We have just published in Human Molecular Genetics the first study that looked at non-inherited genetic causes of Parkinson’s Disease (PD). The results, although requiring replication, strongly argue for a role of this type of genetic variants in a subset of PD cases.
The vast majority of PD cases is sporadic, meaning they do not have a familial component. Familial cases are more likely to be caused by genetic mutations that are inherited from parents to child, thus increasing the odds of identifying cases within a family.
A substantial proportion of sporadic cases have, however, a clinical presentation that resembles that of familial forms of the disease. An example of this are patients in whom the disease manifests itself early in their life. These cases are commonly referred to as early-onset PD and they usually have an onset of disease before the age of 40-50 years.
The fact that the disease starts so early and is, in many cases, indistinguishable from familial forms of the disease, strongly suggests that genetics may play a role in these cases.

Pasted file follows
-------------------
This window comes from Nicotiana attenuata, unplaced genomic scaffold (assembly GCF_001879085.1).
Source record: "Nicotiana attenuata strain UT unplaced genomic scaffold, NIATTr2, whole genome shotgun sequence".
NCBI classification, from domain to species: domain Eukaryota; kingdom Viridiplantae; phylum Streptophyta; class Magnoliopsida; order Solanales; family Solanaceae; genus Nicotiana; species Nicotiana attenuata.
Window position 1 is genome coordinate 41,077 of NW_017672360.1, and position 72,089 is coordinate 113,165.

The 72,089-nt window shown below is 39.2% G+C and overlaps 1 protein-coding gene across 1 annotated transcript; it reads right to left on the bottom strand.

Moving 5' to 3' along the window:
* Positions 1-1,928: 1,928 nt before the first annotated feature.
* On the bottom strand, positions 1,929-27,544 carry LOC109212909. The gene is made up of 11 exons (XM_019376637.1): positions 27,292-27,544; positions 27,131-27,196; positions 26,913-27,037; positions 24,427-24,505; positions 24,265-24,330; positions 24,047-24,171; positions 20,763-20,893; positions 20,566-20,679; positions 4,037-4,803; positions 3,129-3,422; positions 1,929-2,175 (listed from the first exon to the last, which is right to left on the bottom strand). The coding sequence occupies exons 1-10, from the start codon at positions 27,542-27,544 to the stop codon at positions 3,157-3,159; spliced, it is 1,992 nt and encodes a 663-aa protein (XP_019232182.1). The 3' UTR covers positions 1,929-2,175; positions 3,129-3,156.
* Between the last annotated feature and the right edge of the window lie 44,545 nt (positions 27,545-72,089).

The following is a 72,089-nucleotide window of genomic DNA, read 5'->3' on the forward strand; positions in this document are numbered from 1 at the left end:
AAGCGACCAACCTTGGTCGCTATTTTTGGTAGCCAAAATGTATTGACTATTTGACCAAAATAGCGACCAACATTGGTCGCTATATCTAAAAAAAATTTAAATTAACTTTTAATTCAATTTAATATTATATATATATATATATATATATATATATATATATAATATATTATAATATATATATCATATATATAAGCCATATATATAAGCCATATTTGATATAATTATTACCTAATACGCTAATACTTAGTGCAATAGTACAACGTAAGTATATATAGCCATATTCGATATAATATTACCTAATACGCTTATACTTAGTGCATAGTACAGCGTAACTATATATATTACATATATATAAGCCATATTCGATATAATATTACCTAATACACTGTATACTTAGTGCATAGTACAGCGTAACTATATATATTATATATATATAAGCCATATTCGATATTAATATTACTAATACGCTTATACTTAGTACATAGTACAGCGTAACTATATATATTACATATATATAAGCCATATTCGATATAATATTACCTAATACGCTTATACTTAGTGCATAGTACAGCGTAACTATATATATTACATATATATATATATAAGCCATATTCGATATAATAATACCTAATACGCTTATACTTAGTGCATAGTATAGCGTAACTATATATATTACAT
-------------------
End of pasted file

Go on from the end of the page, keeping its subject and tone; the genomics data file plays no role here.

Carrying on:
In this work we hypothesized that genetic changes that are not inherited may be responsible for a proportion of early-onset, typical PD.
To test this hypothesis we looked at the genomes of, not just PD patients, but also their unaffected parents. Since we inherit our DNA from both our parents, any genetic changes in the DNA of PD patients that were not present in their parents (de novo mutations) would be likely to be involved in disease.
In this study we looked at 21 parent-child trios and found an average of a single de novo coding mutation per trio. When we looked closer at the genes harbouring these de novo mutations, we saw that 3 of them were known to interact with other genes we already knew were causative for PD. We then went on to look for changes in these same genes in a large group of patients we are currently studying as part of an international collaboration (the International Parkinson’s Disease Genomics Consortium – IPDGC). As expected, we did not identify the same genetic changes in IPDGC cases, but we saw several genetic variants that were very similar to the ones we identified de novo. Taken together, all these pieces of evidence strongly argue for the involvement of the newly identified genes in PD.
Although a small scale study (we were only able to test 21 trios due to the fact that it is difficult to identify living parents for patients where the onset of disease is in adulthood), this is the first published study to look for de novo mutations in PD. The three genes identified are very strong candidates to being involved in apparently sporadic forms of PD. For more details on the work see here.